Walk on Olympic Park

Walk on Olympic Park

 

With the 2012 Olympics in London fastly approaching, we had a wonderful opportunity to see what is Olympic Park on London's East End.  Problem: this picture is all there is to it.  Sure, there are a ton of buildings that have intended purposes throughout the East End and what are considered the five Olympic buroughs.  But, there isn't a lot to be excited about.  I've written majority of my blogs from a positive perspective, but having the opportunity to see this first hand, it really doesn't look like much - especially with the summer games kicking off in only months.

 

This picture is of the main stadium that is being built where the opening ceremonies will be held along with a few other games. When we found out that we would be going to see Olympic park because I know the Olympic Park in Atlanta is a huge tourist attraction from when I was living there.  I expected so much more.  Lots of lights. Colorful aesthetics. I think I expected a miniature city of purely Olympic-dedicated shrines.  But, London decided that it is not very practical to have lots of buildings being built that could not be used later.  Now, aside from my personal disappointment with the scenery, this was actually quite interesting to discover - particularly because the Olympic park was intentionally designed for practicality in an ever-declining economy.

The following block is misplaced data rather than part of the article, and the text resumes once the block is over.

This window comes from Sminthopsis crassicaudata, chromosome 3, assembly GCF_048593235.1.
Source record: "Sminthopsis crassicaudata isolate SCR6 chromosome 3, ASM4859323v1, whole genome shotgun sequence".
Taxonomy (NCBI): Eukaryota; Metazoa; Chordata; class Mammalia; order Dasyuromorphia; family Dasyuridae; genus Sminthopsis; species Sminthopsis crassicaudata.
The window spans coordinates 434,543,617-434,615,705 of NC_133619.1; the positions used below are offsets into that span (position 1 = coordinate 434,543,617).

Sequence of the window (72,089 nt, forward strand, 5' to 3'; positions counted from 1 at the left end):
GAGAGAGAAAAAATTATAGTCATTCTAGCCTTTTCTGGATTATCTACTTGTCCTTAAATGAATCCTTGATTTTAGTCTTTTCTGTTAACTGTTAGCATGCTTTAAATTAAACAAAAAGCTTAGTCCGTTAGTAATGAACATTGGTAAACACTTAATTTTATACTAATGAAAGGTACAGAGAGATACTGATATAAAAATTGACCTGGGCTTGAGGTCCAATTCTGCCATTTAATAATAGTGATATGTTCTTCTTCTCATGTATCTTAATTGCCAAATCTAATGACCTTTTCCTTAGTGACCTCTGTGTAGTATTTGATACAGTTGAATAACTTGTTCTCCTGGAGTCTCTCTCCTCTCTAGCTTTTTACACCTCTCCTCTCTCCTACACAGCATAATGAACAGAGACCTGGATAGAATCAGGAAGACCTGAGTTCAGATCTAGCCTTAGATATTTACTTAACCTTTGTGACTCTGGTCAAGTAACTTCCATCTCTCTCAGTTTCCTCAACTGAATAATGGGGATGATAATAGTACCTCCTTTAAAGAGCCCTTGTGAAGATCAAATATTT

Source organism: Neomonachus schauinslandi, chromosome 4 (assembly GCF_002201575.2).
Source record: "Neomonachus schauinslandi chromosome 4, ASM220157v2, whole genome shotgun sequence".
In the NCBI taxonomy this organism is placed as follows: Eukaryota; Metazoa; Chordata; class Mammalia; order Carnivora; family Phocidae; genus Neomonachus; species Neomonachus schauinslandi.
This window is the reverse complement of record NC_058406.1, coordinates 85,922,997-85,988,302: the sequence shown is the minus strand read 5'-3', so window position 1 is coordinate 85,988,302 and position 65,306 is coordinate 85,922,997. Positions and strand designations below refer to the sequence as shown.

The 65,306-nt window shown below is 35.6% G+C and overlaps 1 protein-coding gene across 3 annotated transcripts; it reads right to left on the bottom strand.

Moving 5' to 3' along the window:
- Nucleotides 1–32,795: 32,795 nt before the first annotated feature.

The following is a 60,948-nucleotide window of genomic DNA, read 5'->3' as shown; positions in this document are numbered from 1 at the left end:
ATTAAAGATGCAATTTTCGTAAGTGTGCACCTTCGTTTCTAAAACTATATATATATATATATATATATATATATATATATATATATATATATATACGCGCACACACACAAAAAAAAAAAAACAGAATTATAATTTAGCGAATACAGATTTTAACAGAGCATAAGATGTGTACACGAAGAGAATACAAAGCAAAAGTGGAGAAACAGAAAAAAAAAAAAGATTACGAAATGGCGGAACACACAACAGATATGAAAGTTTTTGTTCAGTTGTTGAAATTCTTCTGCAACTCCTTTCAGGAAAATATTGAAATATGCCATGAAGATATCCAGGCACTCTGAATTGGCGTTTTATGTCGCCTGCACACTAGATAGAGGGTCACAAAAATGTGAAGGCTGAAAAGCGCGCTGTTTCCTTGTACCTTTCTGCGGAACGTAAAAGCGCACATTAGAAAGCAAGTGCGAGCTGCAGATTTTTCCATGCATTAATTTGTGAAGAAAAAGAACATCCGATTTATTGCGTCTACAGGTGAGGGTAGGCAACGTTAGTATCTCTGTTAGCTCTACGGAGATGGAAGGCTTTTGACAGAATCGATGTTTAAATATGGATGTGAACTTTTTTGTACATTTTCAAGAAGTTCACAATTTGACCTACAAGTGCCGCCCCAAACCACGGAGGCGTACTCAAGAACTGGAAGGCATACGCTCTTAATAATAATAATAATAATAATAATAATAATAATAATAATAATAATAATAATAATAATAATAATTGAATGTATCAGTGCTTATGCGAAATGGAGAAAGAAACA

Let's think about something really quickly. Basketball.  When America hosts the Olympics, there are basketball and/or other sports stadiums for days to choose from.  Why?  We love basketball and it is a national sport that is celebrated in our nation.  Britain? Not so much.  You won't find a basketball stadium anywhere. Schools. Parks. Stadiums. Basketball is non-existent.  But...basketball is a major olympic sport.  To build a structure for the sole purpose of playing basketball with no future intended purposes is actually really insane and completely unreasonable for taxpayers to continue paying for something they have no use for.  This is just a small example of some of the things that London had to consider in preparing for the games.  But many of the Olympic structures are built with the intention to be removed or dismantled after the games.  The main stadium (above) is a prime example.  Only 1/2 of the structure is permanent.  The top half is built for easy dismantling once the games have concluded. The city will have use for the smaller scale of the structure, but not for the 80,000 spectators it is built to seat in the structure that is shown.

 

There was one interesting stop we made on our walk up toward the Olympic stadium.  Greenwich Mean Time (GMT).  The wonder that wakes us all up every morning and puts us to bed every night.

 

 

This is the point in the world that separates the Eastern and Western Hemispheres and it is the dial to which all time around the world is set to. Pretty cool huh?

 

Anyhow, this is what Olympic Park was all about. Not much to it. Just something to think about when you are watching the Summer Games this year. The "tele" might create a much grander appearance than is really there.

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